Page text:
Tuesday, September 2, 2014

{Thottanaval Village}

Our school campus is about 1/4 mile past a small little village out in rural Tamil Nadu. We love to leave campus and walk or bike ride through the village on little outings. 
This is our view walking into the village from our campus.

On campus, we have running water--CLEAN DRINKABLE water coming out of our tap...well, one side of our tap, to be clear.  The other side we lovingly call "Typhoid Water". 
When my kids are filling up a pot or washing out a water bottle, they will often ask, "Clean water or Typhoid water, mom?" It just makes me laugh. 
But back to the village...
In the village they have a few central water tanks where everyone goes to fill up their plastic or metal water jugs. They do not have cleaner drinking water...that IS their drinking water (what we call Typhoid water)...but we would get sick if we drank it.

Life in the village seems so very different than anything we have in the States. Sometimes I come back home and just sit here, amazed that we live on the same earth...but we have such different existences. 

I have never personally seen village life before and it is a startling contrast to the life I live at home.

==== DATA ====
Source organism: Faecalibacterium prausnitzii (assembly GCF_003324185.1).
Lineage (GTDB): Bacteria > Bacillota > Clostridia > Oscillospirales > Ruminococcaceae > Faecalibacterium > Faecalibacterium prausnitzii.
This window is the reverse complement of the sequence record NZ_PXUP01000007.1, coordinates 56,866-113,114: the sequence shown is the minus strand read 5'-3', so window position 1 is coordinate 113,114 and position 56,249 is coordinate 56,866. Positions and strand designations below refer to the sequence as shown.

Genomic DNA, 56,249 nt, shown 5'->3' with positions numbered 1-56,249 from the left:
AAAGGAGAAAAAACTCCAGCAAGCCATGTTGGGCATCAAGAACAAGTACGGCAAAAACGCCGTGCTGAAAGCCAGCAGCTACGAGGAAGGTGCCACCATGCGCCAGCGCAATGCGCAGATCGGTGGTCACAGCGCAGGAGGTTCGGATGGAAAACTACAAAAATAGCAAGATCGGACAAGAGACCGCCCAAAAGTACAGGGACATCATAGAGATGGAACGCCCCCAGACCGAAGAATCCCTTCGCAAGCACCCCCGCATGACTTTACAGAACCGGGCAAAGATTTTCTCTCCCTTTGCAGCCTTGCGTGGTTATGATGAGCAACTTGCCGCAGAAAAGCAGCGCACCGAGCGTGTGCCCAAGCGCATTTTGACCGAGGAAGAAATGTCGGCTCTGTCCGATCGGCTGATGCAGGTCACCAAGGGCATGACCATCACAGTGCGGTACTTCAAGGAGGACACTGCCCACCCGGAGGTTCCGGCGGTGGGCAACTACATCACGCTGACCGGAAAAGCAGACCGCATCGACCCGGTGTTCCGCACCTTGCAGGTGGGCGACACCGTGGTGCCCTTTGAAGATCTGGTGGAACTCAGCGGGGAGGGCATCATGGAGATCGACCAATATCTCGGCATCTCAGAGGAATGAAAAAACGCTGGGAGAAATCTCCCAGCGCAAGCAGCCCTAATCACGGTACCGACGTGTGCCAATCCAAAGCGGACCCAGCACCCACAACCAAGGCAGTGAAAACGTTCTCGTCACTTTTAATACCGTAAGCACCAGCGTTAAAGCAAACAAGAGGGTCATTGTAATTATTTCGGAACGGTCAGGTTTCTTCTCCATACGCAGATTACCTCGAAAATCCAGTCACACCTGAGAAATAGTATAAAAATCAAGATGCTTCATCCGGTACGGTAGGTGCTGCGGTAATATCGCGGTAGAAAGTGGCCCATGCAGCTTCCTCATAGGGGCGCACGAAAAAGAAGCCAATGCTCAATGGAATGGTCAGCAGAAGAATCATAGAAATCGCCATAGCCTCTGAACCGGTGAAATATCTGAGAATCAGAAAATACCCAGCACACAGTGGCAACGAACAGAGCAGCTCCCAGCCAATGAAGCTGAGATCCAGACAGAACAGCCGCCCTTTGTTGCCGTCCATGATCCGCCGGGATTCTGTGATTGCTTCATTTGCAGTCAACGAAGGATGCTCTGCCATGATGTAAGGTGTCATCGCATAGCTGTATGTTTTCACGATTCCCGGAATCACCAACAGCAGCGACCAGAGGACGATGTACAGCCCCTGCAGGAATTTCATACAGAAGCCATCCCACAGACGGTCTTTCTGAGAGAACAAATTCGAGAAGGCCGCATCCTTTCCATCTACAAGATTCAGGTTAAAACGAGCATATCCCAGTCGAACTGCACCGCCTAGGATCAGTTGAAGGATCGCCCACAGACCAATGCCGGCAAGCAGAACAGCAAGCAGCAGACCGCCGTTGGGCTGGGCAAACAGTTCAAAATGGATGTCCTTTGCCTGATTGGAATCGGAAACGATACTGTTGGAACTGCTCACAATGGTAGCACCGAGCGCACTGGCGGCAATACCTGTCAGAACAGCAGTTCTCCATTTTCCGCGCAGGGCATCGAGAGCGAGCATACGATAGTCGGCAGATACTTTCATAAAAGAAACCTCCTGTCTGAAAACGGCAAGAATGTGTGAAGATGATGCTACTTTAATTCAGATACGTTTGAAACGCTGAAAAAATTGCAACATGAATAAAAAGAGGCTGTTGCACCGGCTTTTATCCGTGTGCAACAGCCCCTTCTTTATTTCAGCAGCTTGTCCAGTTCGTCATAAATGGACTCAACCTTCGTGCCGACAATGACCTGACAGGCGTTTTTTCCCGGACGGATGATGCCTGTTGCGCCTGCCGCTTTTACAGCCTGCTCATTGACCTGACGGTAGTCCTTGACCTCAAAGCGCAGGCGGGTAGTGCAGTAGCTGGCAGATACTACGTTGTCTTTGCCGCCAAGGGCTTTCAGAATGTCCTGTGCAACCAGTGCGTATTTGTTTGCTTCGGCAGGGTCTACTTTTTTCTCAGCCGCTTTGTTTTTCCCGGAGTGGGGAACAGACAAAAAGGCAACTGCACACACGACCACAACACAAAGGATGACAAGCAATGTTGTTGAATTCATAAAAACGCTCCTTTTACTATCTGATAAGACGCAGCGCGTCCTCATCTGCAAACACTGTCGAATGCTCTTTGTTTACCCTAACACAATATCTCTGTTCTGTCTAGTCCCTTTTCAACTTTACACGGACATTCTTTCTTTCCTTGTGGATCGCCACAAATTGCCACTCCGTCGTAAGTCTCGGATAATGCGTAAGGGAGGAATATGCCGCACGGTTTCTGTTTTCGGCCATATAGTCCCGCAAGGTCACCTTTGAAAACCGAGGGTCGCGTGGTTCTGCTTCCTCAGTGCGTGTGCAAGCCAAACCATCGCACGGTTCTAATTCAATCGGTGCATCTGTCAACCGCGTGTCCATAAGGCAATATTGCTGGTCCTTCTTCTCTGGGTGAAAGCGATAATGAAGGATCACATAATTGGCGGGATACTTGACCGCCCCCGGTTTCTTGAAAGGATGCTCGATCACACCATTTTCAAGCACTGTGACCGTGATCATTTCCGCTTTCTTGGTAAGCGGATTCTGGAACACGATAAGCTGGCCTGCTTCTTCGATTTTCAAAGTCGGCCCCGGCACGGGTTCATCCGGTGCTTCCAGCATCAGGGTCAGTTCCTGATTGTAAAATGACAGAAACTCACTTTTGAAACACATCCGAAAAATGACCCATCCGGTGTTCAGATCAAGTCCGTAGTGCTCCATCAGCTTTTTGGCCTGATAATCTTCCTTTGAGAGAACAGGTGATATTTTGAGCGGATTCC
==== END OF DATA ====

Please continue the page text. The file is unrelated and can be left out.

These women still do their laundry using buckets and a large flat stone...and I am telling you, they get their clothes cleaner than my machines at home.
Walk through the village in the morning, and every third person you see is sitting on his front stoop brushing his teeth. Life is just lived out in the open...many doors don't even have front doors on them.

The homes vary greatly even within this tiny little strip of residences. Some people live in these huts...

And some people live in brick and concrete boxes like you can see on the right... 

These men were busy repairing the roof of this hut.

Some people live in slightly embellished or very embellished brick and concrete homes that are then decorated with tile and iron work.

This happens to be the home of a Rising Star employee that lives in the village.

This was a beautiful rangoli we saw one day. These are often done every morning outside the front door of the house and are meant as a blessing.

There are always chickens, roosters, turkeys, cows, and goats wandering around.
These are all harmless and quite fun to see at times. The first time we went to the village a turkey kept following us around and Cohen wished he could bring it home with us. : )  He says that going into the village makes him miss our chickens!

Do you think we stick out at all?  : )

One day they were having some sort of celebration and had decorated this little side lane. I just love how festive they can make things with paper and strings and a few balloons.

This is the village school. I think Tamil writing is so beautiful...I only wish I could recognize the letters more easily. But, just FYI, Tamil has 247 letters in their "alphabet". There are 30 Main Letters and then the rest are derived from those.  I wish it were an easier language to learn!

The children are always running out and saying "HI!!" or "BYE". And if they are a little older, they will smile and say, "How are you?" But that is normally about all the English that they know.